The importance of community participation when reintegrating inmates into society


During the reintegration of ex-convicts in the Toronto community, some supports are offered to the ex-offenders. The support provided is because many released inmates tend to adopt addiction and psychological problems, and some of these newly released inmates are homeless. They are mostly incapacitated when it comes to looking after themselves and doing activities such as cooking, replace documents, anger management, and lack required skills for jobs.

The community aims to prevent the ex-convicts from returning to their old ways and engage in crime such as gun violence, drug dealing, child exploitation and robbery. A reintegration center has been established in the Toronto community known as John Howard Society of Toronto. The institution provides programmes that focus on reintegration, intervention and crime prevention in a judgment-free environment. Peers and staff endeavor to educate the newly released inmates on tools reducing harm in an overdose prevention. There is the provision of food such as coffee and snacks, and provision of other essentials such as access to telephones, clothing, and shelter. The facility has established a partnership with the African Canadian Legal Clinic to help the men.

The Toronto reintegration center provides a solution to the problems that newly released inmates are likely to experience when out of jail (Novac, Hermer, Paradis, & Kellen, 2009). The issues are such as the unavailability of affordable housing in the areas surrounding prisons. Another problem is that there is no addiction treatment centers and shelters set up for these men.During their transition in the community, these ex-convicts experience challenges because of their criminal record.

The newly released inmates undergo difficult time in reconnecting with their friends and family in the society. Some of these family and friends may not want to be associated with former offenders and in result disowning the ex-convicts. In situations where the previous offenders have to look for a place to stay, they may be forced to beg or fight to receive housing and other social services. The ex-convicts have to beg or fight for services because their criminal record causes reluctance from the community service providers in offering services to them. Former offenders are discriminated against when it comes to job employment. They are stigmatized by the employers because of their criminal records. The community harbors the mentality that former offenders are prone to dishonesty and cannot be trusted. Additionally, some will be denied employment on the mere fact that they have legal obligations such as attending probation thus having to miss work at some point. The former inmates may experience psychological torture when isolated and forced to live away from other members of the community as these members fear and tend to keep away from the former inmates.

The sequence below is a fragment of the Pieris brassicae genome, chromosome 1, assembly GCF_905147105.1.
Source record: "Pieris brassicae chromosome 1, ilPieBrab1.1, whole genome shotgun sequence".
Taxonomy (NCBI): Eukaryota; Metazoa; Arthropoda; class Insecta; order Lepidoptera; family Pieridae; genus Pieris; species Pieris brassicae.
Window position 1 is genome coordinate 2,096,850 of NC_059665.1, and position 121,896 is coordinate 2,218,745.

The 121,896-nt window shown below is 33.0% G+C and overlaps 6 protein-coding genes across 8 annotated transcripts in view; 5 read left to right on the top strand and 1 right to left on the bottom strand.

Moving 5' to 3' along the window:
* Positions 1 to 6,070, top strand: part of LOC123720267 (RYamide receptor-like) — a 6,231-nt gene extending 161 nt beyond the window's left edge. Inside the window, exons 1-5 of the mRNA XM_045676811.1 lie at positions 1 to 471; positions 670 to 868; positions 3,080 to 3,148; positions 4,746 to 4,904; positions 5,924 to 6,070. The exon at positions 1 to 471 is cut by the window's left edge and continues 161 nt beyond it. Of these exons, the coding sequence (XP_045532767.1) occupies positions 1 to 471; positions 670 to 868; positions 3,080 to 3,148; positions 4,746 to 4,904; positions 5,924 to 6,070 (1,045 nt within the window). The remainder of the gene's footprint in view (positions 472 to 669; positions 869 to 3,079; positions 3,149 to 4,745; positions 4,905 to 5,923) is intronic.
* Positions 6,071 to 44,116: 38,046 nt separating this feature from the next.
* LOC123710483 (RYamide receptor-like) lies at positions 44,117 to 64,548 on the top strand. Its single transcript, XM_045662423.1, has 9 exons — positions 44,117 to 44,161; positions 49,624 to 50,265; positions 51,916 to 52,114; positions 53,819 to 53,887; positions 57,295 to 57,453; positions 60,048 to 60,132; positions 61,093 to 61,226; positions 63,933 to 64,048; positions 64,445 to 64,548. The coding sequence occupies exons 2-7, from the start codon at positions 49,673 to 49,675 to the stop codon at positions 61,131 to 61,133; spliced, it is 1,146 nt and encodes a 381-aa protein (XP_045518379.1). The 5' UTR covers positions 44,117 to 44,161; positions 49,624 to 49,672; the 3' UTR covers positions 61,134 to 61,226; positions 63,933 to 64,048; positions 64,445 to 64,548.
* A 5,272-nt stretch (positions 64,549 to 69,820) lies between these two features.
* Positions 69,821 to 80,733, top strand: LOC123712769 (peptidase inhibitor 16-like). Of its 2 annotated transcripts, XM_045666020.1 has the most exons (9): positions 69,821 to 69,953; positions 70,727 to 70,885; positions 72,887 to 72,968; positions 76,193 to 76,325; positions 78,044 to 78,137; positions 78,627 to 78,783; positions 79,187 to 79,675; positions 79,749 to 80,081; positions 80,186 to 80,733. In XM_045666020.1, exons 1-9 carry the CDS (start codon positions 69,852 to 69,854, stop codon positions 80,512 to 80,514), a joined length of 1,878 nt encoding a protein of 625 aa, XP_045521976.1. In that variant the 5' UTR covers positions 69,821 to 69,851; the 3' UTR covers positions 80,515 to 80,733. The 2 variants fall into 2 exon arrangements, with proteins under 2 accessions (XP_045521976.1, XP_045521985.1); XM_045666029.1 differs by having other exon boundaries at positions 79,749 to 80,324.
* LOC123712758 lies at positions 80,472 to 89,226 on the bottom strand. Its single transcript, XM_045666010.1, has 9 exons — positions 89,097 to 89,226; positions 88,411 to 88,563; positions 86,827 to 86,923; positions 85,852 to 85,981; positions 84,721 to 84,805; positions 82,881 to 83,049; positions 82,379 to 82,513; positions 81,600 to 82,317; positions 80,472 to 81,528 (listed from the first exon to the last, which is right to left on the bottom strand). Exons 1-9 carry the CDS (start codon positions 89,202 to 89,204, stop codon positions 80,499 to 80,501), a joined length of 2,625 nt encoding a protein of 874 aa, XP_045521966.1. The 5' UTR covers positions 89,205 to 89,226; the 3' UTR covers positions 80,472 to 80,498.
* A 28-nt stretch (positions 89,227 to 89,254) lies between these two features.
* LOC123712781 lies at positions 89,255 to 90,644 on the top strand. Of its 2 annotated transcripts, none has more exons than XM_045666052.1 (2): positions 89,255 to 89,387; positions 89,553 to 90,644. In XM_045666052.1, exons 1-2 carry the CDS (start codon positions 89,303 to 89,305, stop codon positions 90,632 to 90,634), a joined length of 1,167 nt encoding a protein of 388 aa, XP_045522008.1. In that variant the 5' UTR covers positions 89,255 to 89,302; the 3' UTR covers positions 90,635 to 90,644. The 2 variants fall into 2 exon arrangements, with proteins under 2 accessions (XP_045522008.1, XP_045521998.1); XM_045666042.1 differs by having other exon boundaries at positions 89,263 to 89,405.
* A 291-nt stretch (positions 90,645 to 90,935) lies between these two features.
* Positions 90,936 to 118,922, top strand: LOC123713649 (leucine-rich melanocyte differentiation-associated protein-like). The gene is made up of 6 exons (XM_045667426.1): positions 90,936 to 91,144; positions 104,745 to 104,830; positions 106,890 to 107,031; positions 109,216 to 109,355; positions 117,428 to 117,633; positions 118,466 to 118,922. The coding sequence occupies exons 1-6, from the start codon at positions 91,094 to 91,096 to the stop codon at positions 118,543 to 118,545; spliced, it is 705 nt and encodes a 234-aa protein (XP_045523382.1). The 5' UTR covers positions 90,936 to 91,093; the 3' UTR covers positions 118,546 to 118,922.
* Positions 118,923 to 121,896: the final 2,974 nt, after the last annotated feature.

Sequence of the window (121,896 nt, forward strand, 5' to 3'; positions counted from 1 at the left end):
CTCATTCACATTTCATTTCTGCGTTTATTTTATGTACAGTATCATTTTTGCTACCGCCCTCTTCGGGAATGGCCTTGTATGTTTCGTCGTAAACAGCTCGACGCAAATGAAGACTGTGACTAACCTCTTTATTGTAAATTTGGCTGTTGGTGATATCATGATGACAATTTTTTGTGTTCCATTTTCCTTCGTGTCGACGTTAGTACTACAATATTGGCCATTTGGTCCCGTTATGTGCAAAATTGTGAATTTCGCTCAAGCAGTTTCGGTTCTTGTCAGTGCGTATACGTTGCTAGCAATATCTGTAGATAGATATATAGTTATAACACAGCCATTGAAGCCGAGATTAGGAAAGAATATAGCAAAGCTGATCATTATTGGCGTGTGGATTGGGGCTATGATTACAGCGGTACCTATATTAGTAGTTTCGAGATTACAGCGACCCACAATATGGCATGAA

In creating a safe community, a positive involvement of the population is needed. Employers should provide job opportunities to ex-convicts. Employment programs equip former employers with skills that can be applied in various industries in Toronto. Through employment, the ex-convict can earn a living and can support himself. Thus the chances of him re-offending reduces because most ex-convicts who re-engage in crime do so because they have no money to sustain themselves. The community should embrace ex-offenders and offer moral support and give them a second chance. Acceptance from the community members act as motivation for ex-offenders to stay on the legal side of the law.


Novac, S., Hermer, J., Paradis, E., & Kellen, A. (2009). A revolving door? Homeless people and the justice system in Toronto. Finding Home: Policy options for addressing homelessness in Canada.